I have a sparkling shepherdess living on my dining room table and it’s not as messy as it sounds. It’s an Amaryllis – pronounced “am-uh-RIL-us” and the name comes from Greek mythology. The horticultural name is Hippeastrum.
I’ve bought Amaryllis bulbs for years in colors of reds, pinks, peach and combinations. This year I have a delicious icy lime green and it’s stunning.
I’ve found cheap Amaryllis bulbs most always bloom and the blooms are wonderful. This year I bought a huge healthy bulb from Green View Nursery in Dunlap. When I talk cheap and expensive for Amaryllis bulbs I’m talking a range of $5 to $20. There are Amaryllis bulbs for hundreds of dollars if that’s your thing.
Here’s how the Sparkling Shepherdess goes:
The bulb: The larger the bulb (typically from a nursery) the taller the stem, the more stems, the more flowers and the more varied flower choices. The bulb must not be dried out, should be healthy and heavy; like a firm healthy onion. Do not knock off the dried looking roots at the bottom or the papery covering. If you buy a more inexpensive bulb, make sure you can see and touch it first. It’s OK if it’s already sprouted.
The pot: Often it’s recommended you plant the bulb in a small shallow pot. Do not do it even if you get that little plastic one in the box. It’s how you place the bulb that is the key to success. This year I used a pot that was 8 inches tall and wide. It must have a drainage hole and sit on some kind of a saucer. Overwatering or sitting in water will rot the bulb. I placed a round coffee filter in the bottom of the pot. Next I added about 2 inches of glass marbles, then two inches of potting soil. I gently placed the bulb on the soil and gently spooned more potting soil around the bulb until 2/3 of the bulb was covered; tapping it to firm. Do not cover top third of the bulb or it will rot. The reason I chose a big heavy weighted-bottom pot is because the plant will be very top heavy when it blooms.
The Watering: Sit the pot over the drain of your sink or other waterproof site. Gently pour water over the soil – not the bulb. I use the word gently because if you dump a whole hard stream of water all at once, you’ll have a mess and the bulb will rot. Gently poor water over the soil until it is wet to the bottom. Let it totally drain and place on the saucer in good light. Do not water again until it has dried. Empty any water that flows into the saucer. Repeat through it’s life cycle. Do not overwater and never water the top of the bulb!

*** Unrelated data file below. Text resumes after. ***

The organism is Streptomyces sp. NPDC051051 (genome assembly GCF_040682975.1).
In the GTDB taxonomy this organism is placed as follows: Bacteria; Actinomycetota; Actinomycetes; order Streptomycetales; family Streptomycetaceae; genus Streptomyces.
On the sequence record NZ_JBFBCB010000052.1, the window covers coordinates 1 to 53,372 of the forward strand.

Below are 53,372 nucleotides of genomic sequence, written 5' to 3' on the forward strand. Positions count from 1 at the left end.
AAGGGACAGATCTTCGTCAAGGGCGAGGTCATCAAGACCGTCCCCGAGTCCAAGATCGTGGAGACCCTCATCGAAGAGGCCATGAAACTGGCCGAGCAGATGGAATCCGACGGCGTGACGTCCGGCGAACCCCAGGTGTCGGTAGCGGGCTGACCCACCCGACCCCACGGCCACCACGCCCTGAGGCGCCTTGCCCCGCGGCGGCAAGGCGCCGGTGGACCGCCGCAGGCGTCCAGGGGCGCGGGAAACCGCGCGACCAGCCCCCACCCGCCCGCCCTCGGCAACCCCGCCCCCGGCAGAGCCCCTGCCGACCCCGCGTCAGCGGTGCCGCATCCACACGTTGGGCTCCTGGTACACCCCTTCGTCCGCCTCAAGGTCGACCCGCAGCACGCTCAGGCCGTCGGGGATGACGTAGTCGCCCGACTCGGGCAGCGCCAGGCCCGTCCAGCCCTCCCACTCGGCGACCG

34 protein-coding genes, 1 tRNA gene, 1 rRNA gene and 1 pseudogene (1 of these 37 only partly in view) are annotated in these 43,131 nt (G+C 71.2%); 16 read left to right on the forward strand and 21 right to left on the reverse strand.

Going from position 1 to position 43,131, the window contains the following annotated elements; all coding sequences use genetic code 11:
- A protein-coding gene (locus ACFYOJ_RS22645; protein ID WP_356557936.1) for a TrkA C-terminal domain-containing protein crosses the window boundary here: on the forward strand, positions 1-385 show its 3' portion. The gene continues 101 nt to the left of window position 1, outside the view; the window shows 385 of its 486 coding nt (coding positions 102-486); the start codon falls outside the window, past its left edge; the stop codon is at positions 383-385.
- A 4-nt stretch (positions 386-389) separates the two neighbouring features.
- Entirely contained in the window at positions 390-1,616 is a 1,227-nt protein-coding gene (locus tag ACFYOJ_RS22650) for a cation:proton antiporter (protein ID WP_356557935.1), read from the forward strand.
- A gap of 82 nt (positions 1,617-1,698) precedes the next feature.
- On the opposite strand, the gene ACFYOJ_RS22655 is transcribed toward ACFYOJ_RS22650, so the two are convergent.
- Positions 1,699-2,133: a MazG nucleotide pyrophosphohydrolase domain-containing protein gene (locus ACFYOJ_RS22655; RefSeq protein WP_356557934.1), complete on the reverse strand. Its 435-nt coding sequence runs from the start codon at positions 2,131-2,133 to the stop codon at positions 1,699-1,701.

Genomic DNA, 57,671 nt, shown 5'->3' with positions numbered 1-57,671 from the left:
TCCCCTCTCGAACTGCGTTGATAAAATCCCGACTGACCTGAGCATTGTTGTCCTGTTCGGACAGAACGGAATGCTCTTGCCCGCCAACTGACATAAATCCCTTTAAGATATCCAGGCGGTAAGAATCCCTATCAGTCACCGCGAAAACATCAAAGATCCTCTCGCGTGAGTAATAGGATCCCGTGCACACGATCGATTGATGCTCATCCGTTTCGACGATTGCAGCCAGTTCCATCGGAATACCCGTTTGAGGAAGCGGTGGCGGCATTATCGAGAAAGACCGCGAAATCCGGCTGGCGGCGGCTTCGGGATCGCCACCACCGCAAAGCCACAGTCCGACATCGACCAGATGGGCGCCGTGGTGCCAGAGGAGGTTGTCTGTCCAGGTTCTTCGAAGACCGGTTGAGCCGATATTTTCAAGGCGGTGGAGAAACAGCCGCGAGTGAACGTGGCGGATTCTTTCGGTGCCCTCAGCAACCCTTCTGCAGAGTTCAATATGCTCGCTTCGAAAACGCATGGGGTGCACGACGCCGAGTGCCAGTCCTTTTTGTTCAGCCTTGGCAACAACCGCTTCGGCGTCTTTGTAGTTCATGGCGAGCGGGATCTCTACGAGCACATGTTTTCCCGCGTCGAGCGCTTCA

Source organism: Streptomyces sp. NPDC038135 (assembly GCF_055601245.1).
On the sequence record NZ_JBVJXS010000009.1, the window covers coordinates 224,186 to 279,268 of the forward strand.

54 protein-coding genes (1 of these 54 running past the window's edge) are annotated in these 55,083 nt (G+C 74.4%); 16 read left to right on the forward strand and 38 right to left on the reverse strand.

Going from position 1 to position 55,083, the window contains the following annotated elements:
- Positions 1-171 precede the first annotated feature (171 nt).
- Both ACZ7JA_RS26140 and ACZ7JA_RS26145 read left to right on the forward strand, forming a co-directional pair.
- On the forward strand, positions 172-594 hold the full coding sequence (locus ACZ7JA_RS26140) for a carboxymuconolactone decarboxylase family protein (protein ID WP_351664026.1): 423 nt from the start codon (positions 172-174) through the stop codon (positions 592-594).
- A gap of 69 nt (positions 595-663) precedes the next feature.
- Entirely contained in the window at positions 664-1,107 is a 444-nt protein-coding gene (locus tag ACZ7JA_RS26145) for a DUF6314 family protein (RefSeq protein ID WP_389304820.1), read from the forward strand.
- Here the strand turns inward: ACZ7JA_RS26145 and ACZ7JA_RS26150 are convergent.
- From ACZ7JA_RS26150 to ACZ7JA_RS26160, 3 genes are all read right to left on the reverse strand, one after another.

The other stuff: I kept my bulb beside my kitchen sink, which has a west window, and this worked perfectly for light and monitoring. Finally three leaves sprouted and then three stems started upward; reaching 18 inches. Last week the top of one stem blossomed out into three stunning flowers. Tomorrow there will be another stem with flowers. In another week, the third stem will flower. Because the stems reach for the light, I turned the pot every day.
The Flowers: It takes an Amaryllis bulb from 6-8 weeks to sprout and bloom. The leaves are inconsequential to the plant’s beauty. The flowers have the shape of a lily and no matter the cost it will have beautiful flowers. Some folks plant several bulbs in pot.
The after party: Don’t throw the finished plant away. Continue to treat it like any other houseplant. Do not over water. This is where you do everything right or be like me and forget you have the bulb because you put it in the basement and when you go down for the Christmas decorations and you happily start again.
The right way: Give it a little fertilizer in the winter and keep in bright winter sun. When the temps are over 50 degrees in the late spring, move outside. Some put the pot outside and others plant the bulb in the ground (plant same depth.) The more sun, fertilizer and water it gets in the ground, the more leaves it will grow, the more photosynthesis occurs and the bigger the bulb grows. Lift the bulb before it freezes in the fall. Brush off soil, cut off the leaves to about 2 inches and let the bulb’s roots dry. Keep in a cool dark place (brown paper bag hung on the basement works for me.) Pot up about 8 weeks before you want blooms.
The bottom line: Don’t be intimidated by the few rules for Amaryllis plants, they are well worth it for these spectacular sparkling winter flowers.